Jepkesho and Kotut reign supreme at the Paris Marathon


Kenya’s Visiline Jepkesho and Cyprian Kotut were dominant winners at the 40th edition of the Paris Marathon, an IAAF Gold Label Road Race, on Sunday morning (3).

Jepkesho, 28, scooped the biggest win of her career to date, coming home in 2:25:52 to take victory ahead of Ethiopians Gulume Tollesa (2:26:14) and Dinknesh Mekasha (2:28:12).

Kotut, meanwhile, followed in the footsteps of older brother Martin Lel – a three-time champion at the London Marathon – when speeding to victory in 2:07:11 ahead of Kenyan compatriots Laban Korir (2:07:29) and Stephen Chemlany (2:07:37).

As expected, the men’s race was a wide-open contest, with the battle for supremacy played out in the closing stages.

Headed by Cosmas Birech, Solomon Yego and Thomas Kiplagat, a large group of 15 runners went through 5km in 14:32, suggesting a possible finish time of about 2:03:00, but the rhythm soon slowed and the leading pack hit the 10km mark in 29:35. After passing the 20km checkpoint in 59:37, the three pacemakers distanced themselves from the rest of the group, with Ethiopia’s Azmeraw Mengistu a few metres behind and the chasing pack about 30 metres in arrears.

The main group went through halfway in 1:02:47, still on course to challenge the course record of 2:05:04 set by Kenenisa Bekele in 2014.

When the first of the pacemakers dropped out, Kiplagat and Yego still were at the front, a few seconds ahead of the favourite’s group, while defending champion Mark Korir started to fade before stepping off the course.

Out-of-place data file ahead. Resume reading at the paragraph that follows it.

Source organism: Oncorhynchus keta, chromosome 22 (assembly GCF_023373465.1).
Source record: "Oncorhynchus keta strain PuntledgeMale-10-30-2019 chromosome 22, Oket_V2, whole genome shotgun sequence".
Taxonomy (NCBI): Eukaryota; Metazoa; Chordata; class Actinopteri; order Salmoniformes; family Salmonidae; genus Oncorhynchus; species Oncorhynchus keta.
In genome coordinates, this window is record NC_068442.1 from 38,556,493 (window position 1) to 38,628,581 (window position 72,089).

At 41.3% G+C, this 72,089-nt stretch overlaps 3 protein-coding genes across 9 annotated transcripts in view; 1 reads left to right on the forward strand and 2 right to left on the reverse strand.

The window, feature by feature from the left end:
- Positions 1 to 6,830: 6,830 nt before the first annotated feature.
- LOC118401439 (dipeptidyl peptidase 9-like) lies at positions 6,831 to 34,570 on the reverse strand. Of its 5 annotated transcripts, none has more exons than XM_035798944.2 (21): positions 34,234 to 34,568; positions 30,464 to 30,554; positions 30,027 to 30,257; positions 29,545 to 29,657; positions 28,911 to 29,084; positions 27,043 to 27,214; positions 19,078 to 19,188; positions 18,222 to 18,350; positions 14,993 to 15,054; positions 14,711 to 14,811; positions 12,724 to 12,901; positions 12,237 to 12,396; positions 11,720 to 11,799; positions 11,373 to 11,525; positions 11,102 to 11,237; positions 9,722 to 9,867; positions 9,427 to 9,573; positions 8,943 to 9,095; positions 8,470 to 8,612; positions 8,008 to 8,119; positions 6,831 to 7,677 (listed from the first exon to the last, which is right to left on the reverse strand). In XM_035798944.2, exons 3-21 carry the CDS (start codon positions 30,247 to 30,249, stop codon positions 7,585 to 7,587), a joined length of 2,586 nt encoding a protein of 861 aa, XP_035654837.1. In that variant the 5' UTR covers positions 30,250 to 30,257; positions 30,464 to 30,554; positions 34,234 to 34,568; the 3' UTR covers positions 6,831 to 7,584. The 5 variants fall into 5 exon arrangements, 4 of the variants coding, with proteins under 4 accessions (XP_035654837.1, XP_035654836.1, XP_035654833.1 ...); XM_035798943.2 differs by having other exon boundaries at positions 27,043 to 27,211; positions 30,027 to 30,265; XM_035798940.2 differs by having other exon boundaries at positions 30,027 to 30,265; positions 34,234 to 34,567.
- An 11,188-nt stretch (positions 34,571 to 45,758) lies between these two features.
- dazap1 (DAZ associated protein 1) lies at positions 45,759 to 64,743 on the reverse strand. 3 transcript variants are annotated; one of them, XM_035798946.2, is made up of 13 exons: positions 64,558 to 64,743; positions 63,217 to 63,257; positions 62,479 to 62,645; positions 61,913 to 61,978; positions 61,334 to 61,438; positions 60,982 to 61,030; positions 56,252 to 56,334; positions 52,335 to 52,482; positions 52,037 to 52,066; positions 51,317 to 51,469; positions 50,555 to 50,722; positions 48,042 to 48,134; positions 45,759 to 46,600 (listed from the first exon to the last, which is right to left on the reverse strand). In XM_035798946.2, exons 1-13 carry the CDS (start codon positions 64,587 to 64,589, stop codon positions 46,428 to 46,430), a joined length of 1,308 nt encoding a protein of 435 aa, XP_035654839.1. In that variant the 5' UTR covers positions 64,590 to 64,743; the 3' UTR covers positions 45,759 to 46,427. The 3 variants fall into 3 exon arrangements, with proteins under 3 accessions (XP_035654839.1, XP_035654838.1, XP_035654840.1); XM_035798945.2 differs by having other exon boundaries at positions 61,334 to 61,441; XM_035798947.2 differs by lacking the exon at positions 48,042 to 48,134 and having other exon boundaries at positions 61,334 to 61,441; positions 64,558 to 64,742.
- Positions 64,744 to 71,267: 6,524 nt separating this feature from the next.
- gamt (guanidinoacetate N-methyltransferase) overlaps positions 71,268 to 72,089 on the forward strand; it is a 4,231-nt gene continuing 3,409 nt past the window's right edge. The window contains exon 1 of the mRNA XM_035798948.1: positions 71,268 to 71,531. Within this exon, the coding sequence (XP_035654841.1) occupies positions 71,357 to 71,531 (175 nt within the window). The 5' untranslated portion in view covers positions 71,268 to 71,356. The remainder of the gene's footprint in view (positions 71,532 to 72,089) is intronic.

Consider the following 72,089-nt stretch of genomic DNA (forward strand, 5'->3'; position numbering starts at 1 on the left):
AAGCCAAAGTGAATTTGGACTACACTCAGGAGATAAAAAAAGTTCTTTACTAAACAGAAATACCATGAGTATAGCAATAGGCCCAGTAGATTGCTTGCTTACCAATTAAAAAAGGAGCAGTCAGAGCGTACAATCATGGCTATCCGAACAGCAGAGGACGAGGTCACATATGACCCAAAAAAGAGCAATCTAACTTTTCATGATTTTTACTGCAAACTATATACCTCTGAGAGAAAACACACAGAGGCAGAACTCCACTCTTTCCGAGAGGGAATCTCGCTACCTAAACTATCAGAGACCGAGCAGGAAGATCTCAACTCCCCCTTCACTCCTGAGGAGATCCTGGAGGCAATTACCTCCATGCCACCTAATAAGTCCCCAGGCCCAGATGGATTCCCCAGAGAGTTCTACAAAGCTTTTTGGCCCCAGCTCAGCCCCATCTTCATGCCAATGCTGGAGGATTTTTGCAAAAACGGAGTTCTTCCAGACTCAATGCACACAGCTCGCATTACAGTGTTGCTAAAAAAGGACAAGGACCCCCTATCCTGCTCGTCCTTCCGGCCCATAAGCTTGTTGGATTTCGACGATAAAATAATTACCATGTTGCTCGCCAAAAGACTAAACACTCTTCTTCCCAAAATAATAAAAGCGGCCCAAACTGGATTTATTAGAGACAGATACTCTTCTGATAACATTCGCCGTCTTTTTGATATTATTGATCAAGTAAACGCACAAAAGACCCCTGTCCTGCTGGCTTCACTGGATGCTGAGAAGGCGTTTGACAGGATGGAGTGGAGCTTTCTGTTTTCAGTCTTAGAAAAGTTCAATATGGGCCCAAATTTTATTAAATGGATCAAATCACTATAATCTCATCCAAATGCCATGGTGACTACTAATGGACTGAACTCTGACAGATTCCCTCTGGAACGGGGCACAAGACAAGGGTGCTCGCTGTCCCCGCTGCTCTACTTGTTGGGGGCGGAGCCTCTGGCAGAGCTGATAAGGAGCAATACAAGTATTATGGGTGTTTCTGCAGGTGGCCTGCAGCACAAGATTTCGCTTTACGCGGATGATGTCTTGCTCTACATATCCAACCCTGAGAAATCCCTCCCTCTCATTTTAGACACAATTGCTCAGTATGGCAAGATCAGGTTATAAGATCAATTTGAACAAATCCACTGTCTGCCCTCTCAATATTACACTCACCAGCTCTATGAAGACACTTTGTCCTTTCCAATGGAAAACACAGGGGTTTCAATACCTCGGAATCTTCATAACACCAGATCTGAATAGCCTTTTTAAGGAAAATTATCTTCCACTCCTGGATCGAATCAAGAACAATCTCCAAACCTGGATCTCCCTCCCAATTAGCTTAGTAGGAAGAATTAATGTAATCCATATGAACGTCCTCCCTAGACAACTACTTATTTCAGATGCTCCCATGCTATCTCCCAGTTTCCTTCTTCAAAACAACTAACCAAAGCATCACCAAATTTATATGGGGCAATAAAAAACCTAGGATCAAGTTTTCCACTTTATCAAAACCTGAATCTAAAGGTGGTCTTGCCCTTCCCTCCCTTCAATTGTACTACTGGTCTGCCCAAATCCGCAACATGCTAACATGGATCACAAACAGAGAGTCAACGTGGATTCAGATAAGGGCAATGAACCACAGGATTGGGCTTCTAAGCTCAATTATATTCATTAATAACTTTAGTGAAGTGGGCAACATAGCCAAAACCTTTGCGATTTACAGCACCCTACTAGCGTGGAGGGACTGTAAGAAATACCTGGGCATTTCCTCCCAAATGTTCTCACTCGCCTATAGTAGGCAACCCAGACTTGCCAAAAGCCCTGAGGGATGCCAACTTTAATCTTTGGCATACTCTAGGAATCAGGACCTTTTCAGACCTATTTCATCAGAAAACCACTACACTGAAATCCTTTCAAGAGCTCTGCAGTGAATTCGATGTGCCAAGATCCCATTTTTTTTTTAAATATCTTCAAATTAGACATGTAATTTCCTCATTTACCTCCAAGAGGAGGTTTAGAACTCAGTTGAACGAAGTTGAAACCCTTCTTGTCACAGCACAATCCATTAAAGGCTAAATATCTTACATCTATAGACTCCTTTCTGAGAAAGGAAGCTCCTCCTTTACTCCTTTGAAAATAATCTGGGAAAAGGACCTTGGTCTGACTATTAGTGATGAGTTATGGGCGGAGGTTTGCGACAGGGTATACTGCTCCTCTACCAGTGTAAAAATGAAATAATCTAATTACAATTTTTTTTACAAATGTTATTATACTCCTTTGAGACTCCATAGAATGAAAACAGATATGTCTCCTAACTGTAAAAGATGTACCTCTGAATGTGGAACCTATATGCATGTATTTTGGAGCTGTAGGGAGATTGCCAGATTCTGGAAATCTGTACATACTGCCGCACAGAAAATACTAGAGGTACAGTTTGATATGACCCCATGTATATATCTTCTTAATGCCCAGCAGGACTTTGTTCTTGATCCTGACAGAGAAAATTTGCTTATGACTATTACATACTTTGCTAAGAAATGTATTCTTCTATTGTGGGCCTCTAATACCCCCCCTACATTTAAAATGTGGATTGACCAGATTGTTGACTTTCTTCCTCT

At 30km both remaining pacemakers stepped aside, leaving nine runners up front with a pair of Ethiopians and seven Kenyans still in contention. At this time, Laban Korir, who was sixth last year, was the first to ramp up the pace of the leading pack, but he didn’t manage to escape.

Then the group whittled down to seven at the instigation of Luka Kanda. The rhythm slowed down between 30km and 35km, the section covered in 15:22, which allowed the leading pack to remain compact with eight runners at the front.

At 38km, Gebretsadik Abraha – who finished third at the 2012 Amsterdam Marathon – produced a big surge and the rest of the field broke up behind him. Kotut controlled the attack and joined him at the front before making his move for victory. He created a small gap over Abraha, who quickly struggled to hold on and began to pay for his vicious surge.

Behind Kotut, Stephen Chemlany moved into second place and seemed to even be in contention for victory with three kilometres to run, but a resolute Kotut continued to kick on. At about 40km, his lead grew to 10 seconds over Chemlany and Laban Korir.

Kotut crossed the finish line all alone in 2:07:11, and afterwards admitted he didn’t expect to take such a major title with his relative lack of experience at the distance.

“It’s a bit surprising,” said Kotut, “but not so much as some of my training teammates ran well like Mike Kigen, who was second in Seoul in 2:05. But it’s my second experience at the marathon and I had that fear that I wouldn’t have so much experience. My objective was to run my personal best (2:08:55), so it’s perfect.”

Korir held on to take second place in 2:07:29 as Chemlany rounded out the podium eight seconds adrift. The first French runner to finish was Timothée Bommier, who was 13th in a personal best of 2:15:38.


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